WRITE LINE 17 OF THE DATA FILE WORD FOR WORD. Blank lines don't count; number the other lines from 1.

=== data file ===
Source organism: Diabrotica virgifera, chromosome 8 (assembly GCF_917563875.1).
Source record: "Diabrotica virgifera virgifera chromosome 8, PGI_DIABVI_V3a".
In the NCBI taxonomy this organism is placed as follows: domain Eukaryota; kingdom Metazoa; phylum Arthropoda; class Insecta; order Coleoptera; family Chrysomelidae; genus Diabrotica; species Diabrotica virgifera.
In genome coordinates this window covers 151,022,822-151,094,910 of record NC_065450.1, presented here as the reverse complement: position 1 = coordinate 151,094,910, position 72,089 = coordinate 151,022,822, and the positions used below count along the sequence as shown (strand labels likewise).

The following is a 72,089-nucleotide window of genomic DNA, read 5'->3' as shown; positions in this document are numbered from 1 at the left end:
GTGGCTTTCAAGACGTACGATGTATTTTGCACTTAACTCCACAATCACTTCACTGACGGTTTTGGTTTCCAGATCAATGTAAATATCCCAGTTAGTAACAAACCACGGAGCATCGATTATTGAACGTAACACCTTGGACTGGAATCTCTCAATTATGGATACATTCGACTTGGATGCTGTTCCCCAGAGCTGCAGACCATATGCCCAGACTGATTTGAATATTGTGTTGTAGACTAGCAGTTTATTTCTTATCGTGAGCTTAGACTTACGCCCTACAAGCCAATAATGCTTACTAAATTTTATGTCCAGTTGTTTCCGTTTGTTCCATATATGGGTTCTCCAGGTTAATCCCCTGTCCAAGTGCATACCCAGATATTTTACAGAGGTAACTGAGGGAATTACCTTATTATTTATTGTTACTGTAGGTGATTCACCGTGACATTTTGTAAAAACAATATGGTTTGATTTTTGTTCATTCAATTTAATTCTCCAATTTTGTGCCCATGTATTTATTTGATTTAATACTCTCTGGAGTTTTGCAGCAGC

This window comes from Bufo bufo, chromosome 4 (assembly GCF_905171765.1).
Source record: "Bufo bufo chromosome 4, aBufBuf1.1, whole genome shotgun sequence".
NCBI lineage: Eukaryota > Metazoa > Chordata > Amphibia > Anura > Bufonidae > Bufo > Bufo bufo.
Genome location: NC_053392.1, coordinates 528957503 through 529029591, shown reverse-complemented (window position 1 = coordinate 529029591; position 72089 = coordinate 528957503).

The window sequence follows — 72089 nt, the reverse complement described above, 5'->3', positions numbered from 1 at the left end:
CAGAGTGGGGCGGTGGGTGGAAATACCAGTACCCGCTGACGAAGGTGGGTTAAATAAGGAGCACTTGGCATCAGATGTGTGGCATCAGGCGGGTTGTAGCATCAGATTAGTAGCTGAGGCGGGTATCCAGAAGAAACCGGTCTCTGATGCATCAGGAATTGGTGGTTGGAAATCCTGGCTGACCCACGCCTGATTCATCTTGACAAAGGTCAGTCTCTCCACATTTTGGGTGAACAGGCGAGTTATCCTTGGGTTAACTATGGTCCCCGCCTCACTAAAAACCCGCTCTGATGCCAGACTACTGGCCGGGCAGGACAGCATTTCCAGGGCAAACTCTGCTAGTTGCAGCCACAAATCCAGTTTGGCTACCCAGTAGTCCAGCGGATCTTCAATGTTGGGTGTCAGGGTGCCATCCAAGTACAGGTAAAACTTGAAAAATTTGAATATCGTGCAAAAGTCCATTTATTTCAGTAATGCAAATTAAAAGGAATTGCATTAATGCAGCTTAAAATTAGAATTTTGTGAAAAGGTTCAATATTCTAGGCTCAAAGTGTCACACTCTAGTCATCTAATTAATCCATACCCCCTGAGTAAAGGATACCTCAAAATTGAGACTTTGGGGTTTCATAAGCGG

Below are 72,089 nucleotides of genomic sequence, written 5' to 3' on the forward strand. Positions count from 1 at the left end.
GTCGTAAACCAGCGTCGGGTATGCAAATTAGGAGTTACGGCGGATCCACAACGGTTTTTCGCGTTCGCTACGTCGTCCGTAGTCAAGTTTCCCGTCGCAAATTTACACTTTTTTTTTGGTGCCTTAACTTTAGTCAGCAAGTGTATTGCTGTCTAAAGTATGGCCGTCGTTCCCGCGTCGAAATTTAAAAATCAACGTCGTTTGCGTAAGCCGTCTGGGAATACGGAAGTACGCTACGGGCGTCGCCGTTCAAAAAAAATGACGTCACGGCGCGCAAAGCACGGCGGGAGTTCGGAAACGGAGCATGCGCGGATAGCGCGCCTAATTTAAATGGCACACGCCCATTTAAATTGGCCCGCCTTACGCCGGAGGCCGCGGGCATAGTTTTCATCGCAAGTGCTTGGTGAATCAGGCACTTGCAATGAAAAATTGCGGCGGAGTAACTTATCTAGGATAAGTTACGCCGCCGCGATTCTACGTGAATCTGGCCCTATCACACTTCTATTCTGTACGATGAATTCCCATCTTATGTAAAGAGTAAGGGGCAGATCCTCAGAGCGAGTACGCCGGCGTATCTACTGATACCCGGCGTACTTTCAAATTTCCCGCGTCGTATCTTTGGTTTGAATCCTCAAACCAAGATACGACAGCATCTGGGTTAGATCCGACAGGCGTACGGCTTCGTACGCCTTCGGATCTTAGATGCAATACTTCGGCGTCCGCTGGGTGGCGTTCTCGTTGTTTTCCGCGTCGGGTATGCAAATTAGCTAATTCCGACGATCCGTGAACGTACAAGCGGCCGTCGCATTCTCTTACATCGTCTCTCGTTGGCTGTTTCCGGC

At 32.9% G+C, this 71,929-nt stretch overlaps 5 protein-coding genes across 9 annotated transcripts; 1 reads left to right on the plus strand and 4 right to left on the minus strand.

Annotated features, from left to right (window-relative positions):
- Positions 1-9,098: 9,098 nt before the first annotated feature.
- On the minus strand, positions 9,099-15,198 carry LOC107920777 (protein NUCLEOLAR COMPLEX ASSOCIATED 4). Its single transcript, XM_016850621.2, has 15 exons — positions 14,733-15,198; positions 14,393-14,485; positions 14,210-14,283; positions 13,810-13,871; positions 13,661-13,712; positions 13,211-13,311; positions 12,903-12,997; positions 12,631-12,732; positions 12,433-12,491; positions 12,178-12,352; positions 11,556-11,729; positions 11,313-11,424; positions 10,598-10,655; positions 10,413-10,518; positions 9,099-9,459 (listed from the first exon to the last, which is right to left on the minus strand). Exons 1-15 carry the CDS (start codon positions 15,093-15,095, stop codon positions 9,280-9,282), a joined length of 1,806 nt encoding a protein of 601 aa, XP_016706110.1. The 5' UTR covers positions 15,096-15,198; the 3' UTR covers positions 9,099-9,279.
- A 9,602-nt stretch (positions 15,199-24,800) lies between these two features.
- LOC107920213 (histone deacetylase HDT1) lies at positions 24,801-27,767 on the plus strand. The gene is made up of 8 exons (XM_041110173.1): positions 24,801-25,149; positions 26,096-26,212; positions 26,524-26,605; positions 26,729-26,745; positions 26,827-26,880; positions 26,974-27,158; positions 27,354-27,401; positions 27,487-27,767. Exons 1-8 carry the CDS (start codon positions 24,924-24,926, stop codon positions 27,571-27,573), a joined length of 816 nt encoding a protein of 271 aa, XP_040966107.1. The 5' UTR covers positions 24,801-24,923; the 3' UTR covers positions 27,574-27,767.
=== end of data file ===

- Positions 1-9,098: 9,098 nt before the first annotated feature.